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Battery FAQs

The picture here is not a plug for this brand, but just to let viewers know what this blog is about at a glance.

Having problems with a mouse, keyboard, remote control or any other device that uses batteries? The first trouble-shooting step is to check the batteries with a battery tester. If you don't have one, then just replace the battery or batteries with brand-new ones and see if that helps or not. No replacement batteries handy? Take out the battery or batteries and put them back in, which often helps at least temporarily. In any case, the next step is to go down to the local Radio Shack (unless you can actually find a local electronics store) and buy a battery tester. Believe me, if you're a typical "gadget nerd" who owns several remote controls and/or flashlights and/or a PC mouse, keyboard and/or other battery dependant stuff it's worth it! BTW the batteries I'm talking about are AAA, AA, C, (pictured above) D cells and 9-volt (the rectangular batteries, not pictured above) NOT proprietary batteries for iPods, cell phones or anything else that uses "non-standard" batteries that are specifically made for a particular device (ie "proprietary" batteries).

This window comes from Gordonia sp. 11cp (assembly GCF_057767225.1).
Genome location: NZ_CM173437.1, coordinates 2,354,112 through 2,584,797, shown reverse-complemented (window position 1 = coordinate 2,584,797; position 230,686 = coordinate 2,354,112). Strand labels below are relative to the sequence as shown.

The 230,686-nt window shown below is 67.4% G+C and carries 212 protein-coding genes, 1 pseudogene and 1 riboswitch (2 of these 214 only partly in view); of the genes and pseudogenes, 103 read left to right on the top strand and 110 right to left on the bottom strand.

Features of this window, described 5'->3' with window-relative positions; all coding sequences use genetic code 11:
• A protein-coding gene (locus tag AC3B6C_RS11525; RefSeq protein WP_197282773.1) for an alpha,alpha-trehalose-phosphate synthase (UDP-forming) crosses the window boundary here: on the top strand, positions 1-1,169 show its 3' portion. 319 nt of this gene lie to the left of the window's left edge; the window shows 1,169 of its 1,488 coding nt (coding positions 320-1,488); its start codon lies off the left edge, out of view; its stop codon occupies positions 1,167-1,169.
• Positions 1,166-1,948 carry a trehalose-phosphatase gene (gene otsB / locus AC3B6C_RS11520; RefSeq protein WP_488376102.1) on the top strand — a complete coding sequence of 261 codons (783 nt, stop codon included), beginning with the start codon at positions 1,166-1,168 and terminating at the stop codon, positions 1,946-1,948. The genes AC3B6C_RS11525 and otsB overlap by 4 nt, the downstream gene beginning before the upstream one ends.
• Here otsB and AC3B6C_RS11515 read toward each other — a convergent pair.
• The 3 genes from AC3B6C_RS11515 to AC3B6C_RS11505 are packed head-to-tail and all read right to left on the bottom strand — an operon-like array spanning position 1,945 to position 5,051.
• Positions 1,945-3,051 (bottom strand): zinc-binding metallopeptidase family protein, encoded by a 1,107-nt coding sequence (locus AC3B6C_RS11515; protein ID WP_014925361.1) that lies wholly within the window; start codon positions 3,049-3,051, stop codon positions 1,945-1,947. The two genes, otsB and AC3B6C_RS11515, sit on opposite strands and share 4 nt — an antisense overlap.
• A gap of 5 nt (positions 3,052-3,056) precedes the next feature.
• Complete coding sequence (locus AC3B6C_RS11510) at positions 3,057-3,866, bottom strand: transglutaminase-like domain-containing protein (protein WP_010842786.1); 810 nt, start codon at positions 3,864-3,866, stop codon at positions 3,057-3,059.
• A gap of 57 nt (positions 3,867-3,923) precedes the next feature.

Devices that use 2 or more batteries often have one or more good (or marginal) batteries left when they stop working or stop working properly, but you'll never know that without a battery tester, so you'll just keep on throwing away batteries that may still be useful along with the dead ones. AND some devices will still work with marginally good batteries while others will not, but again, you'll never know without a battery tester on hand to find out for yourself. A good example: Flashlights that use multiple batteries will usually get very dim even if one or more batteries are still worth salvaging.

Although I'm not getting pd to shill for Costco I buy my batteries there whenever possible (ie AAs, Cs, Ds, 9 volt) because even though you gotta buy "mass quantities"  (a dozen D cells or 9 volt batteries, two dozen or more AAs or AAAs) at a time, the shelf life is typically 7 yrs and I've never had a pack of batteries last that long without being used up.